The most important books are often the least well known. That is certainly true of Thomas E. Davitt's, The Nature of Law, which at first glance seems to be a misnomer. This excellent book is a detailed historical and philosophical study of the major thinkers who addressed the problem of the nature of law from the point of view either of the primacy of the will or the primacy of the intellect.
While this brief summary may cause the eyes of most who read this post to glaze over, there may be no other legal issue more far-reaching in society today. In short, how one sees law--from the point of view of the primacy of the will or the primacy of intellect--determines whether one is a positivist or whether one embraces the natural law tradition.
To the positivist, all that is necessary for a law to be legitimate is that it be posited (enacted) by a proper authority. Obligation is the principal intrinsic effect of law. Thus, there is never a necessary connection between law and morality. The contrary view is that law is an act of the intellect and, thus, laws oblige in conscience because they simply specify means that lead to an end that man, by his very nature, is already obliged to work toward. In this view, for a law to be legitimate it must always be moral in its end and in its means. Therefore, there is always a necessary connection between law and morality.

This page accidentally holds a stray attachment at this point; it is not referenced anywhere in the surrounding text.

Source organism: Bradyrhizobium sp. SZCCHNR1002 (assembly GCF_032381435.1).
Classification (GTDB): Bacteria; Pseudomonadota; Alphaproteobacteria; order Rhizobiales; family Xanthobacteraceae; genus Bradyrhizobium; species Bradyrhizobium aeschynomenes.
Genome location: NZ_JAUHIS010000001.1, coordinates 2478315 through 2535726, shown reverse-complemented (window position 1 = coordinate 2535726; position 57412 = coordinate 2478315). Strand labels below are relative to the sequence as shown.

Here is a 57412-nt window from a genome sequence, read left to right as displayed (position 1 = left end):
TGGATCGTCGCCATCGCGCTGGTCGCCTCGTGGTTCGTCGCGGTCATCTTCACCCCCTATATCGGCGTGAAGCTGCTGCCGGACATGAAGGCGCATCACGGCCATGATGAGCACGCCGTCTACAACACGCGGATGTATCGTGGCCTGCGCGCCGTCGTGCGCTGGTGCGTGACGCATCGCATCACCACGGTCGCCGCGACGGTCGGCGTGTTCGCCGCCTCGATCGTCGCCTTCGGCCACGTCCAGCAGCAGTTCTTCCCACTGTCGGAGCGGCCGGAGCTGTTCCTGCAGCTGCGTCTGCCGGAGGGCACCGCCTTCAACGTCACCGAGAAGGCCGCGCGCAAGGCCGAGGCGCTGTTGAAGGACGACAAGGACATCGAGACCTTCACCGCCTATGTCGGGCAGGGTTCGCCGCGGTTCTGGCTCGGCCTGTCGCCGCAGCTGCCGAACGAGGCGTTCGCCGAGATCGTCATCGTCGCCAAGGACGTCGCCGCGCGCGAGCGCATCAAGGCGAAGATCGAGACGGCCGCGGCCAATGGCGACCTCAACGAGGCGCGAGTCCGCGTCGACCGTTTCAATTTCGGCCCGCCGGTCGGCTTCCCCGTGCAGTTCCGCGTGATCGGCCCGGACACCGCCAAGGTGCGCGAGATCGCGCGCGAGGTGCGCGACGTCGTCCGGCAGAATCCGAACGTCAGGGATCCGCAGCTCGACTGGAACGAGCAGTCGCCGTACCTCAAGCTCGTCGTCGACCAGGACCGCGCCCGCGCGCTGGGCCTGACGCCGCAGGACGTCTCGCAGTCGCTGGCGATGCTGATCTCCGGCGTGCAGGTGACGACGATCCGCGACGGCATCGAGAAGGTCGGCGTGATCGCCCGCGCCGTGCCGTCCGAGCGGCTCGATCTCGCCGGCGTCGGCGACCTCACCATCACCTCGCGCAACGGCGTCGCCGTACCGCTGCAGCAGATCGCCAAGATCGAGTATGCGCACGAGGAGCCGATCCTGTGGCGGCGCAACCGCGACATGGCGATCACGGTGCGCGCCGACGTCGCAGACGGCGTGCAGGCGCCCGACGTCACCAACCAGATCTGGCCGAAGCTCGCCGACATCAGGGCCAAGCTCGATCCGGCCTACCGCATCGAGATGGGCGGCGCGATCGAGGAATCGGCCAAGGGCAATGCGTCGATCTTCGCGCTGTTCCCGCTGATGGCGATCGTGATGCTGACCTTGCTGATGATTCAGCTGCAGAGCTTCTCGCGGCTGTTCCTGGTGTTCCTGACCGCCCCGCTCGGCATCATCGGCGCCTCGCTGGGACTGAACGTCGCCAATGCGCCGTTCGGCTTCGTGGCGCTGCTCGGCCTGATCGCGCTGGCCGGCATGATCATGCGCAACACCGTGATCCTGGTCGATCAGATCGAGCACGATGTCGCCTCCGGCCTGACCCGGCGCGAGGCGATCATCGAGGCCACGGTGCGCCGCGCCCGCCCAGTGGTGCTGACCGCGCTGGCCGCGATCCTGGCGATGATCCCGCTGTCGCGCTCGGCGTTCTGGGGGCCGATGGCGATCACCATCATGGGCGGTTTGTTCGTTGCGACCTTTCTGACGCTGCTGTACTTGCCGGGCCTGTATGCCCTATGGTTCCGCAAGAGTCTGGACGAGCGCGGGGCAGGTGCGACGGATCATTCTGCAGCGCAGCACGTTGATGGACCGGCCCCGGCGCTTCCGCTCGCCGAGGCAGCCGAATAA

Admittedly, this whole discussion is somewhat complex and rooted in a philosophical argument seldom considered these days. But its effect can be made concrete with a couple of questions. Are laws legitimate simply because an authority wills (by enacting a law) to oblige those under it to this or that? Or, is an authority responsible to enact laws that are moral in their ends and their means in order to oblige those under it to this or that? These are likely the most important, and ultimately the most practical, questions in law today. And, Davitt's outstanding historical and philosophical work, The Nature of Law, is perhaps the most comprehensive introduction to the subject. Unfortunately, I believe it is out-of-print and must be secured on the secondary market.
One final note. Beware, those who take the view that by the very fact that God wills it, an act (or law) becomes good and just. This was the view of William Ockham, who said: "Hatred of God, stealing, committing adultery, are forbidden by God. But they could be ordered by God; and, if they were, they would be meritorious acts." At its root, and in principle, this view is no less positivist, and no less destructive, than the view that the will of the State is the source of obligation . If Ockham could see where his views have taken us, he might have seen the issue of primacy of the will or primacy of the intellect differently.